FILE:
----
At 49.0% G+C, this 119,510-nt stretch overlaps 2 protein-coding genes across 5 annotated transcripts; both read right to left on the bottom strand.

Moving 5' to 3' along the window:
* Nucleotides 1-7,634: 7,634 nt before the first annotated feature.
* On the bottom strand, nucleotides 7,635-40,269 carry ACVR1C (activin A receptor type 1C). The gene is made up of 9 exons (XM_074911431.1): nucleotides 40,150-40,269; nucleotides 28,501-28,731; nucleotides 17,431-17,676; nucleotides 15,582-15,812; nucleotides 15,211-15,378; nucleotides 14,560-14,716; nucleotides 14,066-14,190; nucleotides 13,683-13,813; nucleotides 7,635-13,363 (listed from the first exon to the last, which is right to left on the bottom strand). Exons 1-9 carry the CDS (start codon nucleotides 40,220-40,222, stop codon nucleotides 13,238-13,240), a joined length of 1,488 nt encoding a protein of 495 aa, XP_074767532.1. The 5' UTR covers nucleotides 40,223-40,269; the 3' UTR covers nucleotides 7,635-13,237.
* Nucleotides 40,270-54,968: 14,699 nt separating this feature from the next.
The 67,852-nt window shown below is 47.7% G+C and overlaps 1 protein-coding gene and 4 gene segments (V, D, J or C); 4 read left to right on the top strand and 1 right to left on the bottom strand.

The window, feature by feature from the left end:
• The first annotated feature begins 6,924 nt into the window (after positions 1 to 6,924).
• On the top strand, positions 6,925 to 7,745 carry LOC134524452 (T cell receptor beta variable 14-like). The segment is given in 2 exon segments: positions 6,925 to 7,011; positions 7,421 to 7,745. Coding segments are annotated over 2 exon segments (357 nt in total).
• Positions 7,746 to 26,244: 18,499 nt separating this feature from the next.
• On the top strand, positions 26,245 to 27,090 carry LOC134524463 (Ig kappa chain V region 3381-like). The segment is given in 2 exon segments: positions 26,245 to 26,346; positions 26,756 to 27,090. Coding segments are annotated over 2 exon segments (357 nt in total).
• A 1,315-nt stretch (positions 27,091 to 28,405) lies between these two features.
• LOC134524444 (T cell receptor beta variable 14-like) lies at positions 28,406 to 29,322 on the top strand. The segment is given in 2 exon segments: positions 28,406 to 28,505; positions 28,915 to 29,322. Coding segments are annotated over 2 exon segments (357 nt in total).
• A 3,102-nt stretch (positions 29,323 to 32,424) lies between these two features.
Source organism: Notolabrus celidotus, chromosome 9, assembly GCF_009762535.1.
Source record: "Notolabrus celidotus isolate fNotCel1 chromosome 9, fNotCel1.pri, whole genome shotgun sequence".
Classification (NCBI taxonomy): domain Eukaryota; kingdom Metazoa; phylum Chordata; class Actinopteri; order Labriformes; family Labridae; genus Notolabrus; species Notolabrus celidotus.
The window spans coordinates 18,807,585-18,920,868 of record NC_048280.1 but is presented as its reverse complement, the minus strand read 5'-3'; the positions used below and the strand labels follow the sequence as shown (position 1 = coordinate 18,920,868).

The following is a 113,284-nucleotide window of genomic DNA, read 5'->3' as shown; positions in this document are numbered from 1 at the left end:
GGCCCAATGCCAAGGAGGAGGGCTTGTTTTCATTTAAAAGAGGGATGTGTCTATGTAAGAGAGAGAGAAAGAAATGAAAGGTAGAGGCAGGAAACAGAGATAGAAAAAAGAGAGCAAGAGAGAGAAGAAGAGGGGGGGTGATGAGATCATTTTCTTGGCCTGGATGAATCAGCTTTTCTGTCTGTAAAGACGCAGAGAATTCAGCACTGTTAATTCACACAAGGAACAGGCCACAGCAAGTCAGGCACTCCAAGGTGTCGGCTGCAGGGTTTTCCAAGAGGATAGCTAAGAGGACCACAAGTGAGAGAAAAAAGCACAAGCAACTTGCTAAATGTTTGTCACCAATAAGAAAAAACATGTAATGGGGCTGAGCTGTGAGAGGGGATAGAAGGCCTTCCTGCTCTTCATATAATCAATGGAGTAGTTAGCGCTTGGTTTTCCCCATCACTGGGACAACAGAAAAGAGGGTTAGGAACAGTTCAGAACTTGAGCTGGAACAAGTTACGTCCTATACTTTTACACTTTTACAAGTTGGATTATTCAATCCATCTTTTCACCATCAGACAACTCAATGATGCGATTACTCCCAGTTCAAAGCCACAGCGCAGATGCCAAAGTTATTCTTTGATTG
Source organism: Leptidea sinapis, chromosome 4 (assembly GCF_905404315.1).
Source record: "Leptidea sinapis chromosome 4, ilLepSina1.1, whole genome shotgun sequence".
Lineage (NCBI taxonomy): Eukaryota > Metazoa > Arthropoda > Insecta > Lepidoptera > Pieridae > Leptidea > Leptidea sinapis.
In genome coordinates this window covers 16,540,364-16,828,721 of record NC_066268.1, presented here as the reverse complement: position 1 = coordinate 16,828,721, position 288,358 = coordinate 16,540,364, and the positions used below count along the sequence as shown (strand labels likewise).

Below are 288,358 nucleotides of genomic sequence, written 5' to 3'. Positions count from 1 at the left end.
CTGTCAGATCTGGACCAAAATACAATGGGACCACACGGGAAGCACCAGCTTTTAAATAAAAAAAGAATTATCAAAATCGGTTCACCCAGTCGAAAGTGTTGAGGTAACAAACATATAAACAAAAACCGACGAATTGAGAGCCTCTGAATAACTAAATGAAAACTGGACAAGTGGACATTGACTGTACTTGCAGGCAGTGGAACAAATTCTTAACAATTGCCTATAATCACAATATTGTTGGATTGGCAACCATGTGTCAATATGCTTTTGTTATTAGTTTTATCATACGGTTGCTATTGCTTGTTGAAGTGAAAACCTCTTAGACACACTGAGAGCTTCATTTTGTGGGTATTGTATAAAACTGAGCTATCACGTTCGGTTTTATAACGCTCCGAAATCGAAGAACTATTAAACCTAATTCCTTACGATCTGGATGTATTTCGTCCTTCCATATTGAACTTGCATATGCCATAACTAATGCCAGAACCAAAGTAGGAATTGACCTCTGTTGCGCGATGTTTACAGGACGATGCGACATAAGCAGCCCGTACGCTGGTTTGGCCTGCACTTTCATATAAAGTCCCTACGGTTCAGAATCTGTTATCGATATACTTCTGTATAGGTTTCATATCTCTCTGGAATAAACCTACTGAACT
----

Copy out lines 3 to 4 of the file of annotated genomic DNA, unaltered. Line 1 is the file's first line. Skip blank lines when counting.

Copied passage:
* Nucleotides 1-7,634: 7,634 nt before the first annotated feature.
* On the bottom strand, nucleotides 7,635-40,269 carry ACVR1C (activin A receptor type 1C). The gene is made up of 9 exons (XM_074911431.1): nucleotides 40,150-40,269; nucleotides 28,501-28,731; nucleotides 17,431-17,676; nucleotides 15,582-15,812; nucleotides 15,211-15,378; nucleotides 14,560-14,716; nucleotides 14,066-14,190; nucleotides 13,683-13,813; nucleotides 7,635-13,363 (listed from the first exon to the last, which is right to left on the bottom strand). Exons 1-9 carry the CDS (start codon nucleotides 40,220-40,222, stop codon nucleotides 13,238-13,240), a joined length of 1,488 nt encoding a protein of 495 aa, XP_074767532.1. The 5' UTR covers nucleotides 40,223-40,269; the 3' UTR covers nucleotides 7,635-13,237.